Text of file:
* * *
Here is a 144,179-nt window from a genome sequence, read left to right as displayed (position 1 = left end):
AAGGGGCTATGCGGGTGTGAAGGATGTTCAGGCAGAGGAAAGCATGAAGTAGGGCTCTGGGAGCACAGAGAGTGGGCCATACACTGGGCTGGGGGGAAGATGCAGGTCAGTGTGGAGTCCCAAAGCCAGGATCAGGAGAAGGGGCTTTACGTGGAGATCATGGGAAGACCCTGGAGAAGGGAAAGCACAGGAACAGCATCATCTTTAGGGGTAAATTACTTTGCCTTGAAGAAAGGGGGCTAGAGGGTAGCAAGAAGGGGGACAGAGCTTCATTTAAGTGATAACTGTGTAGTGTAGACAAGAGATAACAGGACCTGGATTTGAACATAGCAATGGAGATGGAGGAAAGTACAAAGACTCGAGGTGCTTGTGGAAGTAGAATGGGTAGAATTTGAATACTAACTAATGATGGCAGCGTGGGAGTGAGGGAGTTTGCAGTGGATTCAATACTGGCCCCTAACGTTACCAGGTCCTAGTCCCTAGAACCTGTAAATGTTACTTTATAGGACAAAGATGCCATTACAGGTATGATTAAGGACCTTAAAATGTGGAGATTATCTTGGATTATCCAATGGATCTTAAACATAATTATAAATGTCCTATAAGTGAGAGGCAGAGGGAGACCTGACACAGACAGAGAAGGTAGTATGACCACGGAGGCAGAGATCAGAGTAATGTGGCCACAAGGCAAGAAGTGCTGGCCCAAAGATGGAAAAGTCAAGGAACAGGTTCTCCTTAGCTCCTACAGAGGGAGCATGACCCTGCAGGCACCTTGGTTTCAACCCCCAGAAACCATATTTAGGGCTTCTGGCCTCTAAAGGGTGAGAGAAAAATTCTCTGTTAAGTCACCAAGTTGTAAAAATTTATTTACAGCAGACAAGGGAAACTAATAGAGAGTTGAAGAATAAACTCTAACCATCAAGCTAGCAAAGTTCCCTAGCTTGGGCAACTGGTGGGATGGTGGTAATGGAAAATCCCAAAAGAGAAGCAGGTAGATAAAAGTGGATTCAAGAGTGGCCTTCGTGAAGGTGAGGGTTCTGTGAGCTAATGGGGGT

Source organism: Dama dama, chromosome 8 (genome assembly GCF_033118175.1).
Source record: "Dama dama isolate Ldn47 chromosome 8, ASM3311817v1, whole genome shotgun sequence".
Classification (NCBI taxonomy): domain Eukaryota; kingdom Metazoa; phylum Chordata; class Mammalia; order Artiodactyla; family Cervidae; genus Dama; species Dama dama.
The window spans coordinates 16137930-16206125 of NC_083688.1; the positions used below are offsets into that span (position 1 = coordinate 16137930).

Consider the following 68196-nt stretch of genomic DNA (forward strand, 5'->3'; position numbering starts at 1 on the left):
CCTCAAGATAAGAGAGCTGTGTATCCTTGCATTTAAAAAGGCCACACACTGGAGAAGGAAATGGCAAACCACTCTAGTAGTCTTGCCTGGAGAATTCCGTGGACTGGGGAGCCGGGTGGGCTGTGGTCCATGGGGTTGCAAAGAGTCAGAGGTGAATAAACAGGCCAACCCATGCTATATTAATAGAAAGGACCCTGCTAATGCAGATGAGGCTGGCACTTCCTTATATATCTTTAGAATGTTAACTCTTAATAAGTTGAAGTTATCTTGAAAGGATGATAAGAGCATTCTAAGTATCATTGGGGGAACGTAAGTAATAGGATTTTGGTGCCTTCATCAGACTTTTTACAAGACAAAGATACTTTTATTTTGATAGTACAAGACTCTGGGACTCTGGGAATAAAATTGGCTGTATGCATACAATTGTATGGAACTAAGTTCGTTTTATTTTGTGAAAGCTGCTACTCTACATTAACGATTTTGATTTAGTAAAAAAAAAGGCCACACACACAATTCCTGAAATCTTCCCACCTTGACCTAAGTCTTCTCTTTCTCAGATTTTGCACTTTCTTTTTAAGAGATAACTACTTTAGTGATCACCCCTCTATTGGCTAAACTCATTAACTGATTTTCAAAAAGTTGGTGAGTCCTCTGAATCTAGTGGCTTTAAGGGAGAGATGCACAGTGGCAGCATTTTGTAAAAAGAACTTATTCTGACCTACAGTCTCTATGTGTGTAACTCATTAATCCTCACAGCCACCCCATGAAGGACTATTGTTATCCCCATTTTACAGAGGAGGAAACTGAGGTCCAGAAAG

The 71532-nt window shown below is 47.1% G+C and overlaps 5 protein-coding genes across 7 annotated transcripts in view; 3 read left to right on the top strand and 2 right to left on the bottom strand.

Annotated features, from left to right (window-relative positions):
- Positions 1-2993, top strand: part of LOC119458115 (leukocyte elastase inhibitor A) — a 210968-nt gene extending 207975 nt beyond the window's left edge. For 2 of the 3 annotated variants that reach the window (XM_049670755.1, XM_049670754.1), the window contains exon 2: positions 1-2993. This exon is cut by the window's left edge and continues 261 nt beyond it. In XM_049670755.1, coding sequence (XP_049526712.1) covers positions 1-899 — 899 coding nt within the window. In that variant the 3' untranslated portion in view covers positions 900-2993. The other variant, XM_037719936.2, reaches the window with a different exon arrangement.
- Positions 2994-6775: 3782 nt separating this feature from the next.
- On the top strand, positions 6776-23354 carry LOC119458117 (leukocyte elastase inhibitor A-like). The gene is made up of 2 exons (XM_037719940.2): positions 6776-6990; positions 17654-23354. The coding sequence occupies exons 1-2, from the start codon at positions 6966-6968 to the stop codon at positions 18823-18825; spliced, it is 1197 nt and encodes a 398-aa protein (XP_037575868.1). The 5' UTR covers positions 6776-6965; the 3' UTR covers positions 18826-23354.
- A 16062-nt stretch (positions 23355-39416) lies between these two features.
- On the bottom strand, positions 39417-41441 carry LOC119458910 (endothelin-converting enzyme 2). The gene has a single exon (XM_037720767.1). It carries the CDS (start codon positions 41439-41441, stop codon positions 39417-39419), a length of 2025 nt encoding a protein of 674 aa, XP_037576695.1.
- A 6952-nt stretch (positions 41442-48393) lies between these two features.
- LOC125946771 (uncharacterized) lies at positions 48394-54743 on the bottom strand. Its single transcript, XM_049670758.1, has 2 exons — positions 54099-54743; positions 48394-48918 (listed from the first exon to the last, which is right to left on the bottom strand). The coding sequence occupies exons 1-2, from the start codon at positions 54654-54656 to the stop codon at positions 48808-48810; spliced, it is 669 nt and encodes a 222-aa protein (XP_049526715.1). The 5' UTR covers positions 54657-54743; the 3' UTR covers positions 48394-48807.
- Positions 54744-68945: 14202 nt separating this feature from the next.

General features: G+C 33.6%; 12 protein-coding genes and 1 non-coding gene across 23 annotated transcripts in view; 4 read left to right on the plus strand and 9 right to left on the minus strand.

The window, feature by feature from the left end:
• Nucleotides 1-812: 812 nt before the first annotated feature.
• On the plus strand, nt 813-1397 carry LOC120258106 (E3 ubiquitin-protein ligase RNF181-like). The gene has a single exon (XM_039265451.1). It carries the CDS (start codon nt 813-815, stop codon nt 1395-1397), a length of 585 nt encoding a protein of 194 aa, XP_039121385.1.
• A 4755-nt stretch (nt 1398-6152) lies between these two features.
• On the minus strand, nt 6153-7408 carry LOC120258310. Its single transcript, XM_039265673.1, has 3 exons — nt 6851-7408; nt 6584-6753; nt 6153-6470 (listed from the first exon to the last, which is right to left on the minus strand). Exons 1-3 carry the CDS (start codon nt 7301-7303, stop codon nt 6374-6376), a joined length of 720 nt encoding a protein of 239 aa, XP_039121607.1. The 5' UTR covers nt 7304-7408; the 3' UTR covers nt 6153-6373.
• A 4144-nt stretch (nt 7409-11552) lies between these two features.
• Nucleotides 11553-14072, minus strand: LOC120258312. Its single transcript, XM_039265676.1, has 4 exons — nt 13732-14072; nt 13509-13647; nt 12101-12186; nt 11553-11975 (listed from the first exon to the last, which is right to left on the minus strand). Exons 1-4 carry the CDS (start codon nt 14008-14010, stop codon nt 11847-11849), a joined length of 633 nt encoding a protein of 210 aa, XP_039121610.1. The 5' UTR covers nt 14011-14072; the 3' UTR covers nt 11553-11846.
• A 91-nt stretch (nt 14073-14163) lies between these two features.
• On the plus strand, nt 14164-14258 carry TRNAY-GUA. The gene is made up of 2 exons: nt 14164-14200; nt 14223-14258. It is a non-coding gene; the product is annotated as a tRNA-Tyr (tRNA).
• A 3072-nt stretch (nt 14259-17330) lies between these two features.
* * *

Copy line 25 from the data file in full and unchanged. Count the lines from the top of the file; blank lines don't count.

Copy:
• A 4144-nt stretch (nt 7409-11552) lies between these two features.